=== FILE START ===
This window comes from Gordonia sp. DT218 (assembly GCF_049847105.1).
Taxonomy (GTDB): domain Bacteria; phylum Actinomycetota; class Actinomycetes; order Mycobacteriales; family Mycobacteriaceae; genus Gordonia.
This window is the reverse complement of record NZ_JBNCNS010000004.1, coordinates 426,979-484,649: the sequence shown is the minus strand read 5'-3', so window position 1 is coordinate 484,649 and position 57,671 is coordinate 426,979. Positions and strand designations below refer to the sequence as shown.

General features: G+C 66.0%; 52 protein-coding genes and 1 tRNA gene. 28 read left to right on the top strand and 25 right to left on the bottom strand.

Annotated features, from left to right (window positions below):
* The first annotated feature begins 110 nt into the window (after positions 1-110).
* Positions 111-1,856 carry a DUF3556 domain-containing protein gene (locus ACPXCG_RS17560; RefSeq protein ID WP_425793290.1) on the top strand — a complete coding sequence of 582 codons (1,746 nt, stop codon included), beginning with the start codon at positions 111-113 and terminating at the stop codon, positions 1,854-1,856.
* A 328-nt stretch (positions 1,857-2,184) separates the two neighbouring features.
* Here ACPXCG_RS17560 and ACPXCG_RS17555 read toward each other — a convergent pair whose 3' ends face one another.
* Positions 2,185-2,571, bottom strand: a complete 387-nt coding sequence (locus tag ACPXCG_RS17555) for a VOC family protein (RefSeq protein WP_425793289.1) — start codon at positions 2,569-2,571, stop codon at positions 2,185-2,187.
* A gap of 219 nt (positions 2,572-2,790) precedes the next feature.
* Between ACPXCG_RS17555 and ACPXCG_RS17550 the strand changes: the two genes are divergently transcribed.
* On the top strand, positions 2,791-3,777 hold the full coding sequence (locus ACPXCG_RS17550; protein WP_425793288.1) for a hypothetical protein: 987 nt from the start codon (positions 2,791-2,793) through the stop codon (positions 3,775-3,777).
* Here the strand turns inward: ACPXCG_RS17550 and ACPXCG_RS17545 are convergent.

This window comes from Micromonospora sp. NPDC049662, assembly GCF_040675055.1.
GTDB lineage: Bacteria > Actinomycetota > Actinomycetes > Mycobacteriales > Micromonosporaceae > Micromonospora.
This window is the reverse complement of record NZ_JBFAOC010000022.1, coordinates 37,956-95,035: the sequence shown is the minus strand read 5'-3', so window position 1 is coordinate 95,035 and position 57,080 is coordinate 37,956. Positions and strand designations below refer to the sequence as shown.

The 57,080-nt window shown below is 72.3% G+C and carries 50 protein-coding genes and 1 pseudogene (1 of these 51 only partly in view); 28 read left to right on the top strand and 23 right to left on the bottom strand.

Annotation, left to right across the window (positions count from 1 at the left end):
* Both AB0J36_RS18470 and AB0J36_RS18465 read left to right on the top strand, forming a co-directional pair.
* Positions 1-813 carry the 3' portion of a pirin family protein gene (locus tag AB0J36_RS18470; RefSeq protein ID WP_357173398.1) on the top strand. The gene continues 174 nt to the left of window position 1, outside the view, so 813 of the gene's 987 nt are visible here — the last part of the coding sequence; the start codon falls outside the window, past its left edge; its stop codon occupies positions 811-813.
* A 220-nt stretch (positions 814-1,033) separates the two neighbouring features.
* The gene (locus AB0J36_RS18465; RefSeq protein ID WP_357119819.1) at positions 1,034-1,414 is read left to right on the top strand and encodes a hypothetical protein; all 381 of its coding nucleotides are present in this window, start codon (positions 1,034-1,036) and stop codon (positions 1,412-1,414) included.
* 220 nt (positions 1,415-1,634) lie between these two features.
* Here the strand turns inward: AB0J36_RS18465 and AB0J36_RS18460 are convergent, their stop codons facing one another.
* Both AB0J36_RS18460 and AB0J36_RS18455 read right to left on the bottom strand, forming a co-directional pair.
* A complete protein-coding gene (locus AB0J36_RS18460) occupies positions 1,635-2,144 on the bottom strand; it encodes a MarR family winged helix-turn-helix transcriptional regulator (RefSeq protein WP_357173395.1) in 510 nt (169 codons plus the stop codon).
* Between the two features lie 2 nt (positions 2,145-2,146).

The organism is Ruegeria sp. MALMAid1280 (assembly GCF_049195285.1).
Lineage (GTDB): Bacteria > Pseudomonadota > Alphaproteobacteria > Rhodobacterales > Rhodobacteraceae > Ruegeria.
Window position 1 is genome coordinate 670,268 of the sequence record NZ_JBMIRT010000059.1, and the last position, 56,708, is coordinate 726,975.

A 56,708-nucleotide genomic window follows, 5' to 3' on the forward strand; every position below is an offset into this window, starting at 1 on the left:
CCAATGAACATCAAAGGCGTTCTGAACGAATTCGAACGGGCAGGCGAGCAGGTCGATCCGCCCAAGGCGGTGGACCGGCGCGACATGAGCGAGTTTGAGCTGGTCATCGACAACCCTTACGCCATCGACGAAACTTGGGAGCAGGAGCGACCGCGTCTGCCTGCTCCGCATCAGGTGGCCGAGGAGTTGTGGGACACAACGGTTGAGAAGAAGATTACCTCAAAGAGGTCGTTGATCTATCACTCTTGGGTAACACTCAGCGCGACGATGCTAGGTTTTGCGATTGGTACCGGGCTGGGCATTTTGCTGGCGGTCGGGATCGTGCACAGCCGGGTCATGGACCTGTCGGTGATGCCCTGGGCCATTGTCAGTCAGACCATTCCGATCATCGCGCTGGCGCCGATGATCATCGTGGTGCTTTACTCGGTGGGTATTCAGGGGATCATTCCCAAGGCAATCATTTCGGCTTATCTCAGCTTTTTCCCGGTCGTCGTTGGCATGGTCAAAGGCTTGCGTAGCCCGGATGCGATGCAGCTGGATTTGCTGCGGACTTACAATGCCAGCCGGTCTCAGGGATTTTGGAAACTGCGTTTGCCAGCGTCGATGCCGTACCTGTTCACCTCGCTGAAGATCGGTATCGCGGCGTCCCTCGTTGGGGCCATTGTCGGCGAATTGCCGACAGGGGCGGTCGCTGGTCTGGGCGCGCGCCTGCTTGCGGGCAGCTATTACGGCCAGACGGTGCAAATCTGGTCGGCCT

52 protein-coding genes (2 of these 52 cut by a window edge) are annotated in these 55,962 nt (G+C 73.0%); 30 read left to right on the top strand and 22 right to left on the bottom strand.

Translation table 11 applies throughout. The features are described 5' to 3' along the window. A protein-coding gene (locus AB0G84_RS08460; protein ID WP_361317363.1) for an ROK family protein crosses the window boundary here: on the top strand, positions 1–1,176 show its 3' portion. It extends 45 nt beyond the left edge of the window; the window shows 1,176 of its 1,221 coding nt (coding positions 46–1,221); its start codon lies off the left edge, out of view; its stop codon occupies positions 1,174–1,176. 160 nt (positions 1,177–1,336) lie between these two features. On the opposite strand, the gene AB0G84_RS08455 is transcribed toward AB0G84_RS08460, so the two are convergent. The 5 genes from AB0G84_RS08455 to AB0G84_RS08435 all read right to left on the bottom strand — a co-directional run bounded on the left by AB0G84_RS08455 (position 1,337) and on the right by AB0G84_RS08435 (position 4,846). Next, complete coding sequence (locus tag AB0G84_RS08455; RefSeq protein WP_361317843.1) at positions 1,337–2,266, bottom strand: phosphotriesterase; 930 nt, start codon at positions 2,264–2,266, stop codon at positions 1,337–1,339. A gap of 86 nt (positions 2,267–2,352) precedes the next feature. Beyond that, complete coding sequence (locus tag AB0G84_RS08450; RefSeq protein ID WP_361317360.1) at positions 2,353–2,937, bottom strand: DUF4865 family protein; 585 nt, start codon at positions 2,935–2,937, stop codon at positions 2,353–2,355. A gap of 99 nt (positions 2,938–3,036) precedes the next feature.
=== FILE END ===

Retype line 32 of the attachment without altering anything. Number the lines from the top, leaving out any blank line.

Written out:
A 56,708-nucleotide genomic window follows, 5' to 3' on the forward strand; every position below is an offset into this window, starting at 1 on the left: